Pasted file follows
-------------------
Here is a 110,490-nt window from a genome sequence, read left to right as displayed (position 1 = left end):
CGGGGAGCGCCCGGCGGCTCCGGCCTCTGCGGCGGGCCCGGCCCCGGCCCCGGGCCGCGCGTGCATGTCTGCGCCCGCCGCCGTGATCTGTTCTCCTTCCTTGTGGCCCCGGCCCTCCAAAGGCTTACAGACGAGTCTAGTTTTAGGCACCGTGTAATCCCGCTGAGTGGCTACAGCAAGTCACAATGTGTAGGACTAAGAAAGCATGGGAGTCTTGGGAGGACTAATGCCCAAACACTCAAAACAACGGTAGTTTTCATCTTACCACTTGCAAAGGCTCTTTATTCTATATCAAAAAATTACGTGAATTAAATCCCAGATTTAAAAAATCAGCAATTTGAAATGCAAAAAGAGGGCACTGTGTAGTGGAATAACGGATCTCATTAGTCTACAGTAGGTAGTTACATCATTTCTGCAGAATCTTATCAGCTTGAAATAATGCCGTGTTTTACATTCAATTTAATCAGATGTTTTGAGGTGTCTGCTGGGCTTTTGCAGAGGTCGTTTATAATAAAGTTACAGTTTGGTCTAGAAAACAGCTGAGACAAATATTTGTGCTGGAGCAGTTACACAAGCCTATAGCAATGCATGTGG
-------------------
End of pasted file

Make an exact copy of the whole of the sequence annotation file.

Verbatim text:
Here is a 110,490-nt window from a genome sequence, read left to right as displayed (position 1 = left end):
CGGGGAGCGCCCGGCGGCTCCGGCCTCTGCGGCGGGCCCGGCCCCGGCCCCGGGCCGCGCGTGCATGTCTGCGCCCGCCGCCGTGATCTGTTCTCCTTCCTTGTGGCCCCGGCCCTCCAAAGGCTTACAGACGAGTCTAGTTTTAGGCACCGTGTAATCCCGCTGAGTGGCTACAGCAAGTCACAATGTGTAGGACTAAGAAAGCATGGGAGTCTTGGGAGGACTAATGCCCAAACACTCAAAACAACGGTAGTTTTCATCTTACCACTTGCAAAGGCTCTTTATTCTATATCAAAAAATTACGTGAATTAAATCCCAGATTTAAAAAATCAGCAATTTGAAATGCAAAAAGAGGGCACTGTGTAGTGGAATAACGGATCTCATTAGTCTACAGTAGGTAGTTACATCATTTCTGCAGAATCTTATCAGCTTGAAATAATGCCGTGTTTTACATTCAATTTAATCAGATGTTTTGAGGTGTCTGCTGGGCTTTTGCAGAGGTCGTTTATAATAAAGTTACAGTTTGGTCTAGAAAACAGCTGAGACAAATATTTGTGCTGGAGCAGTTACACAAGCCTATAGCAATGCATGTGG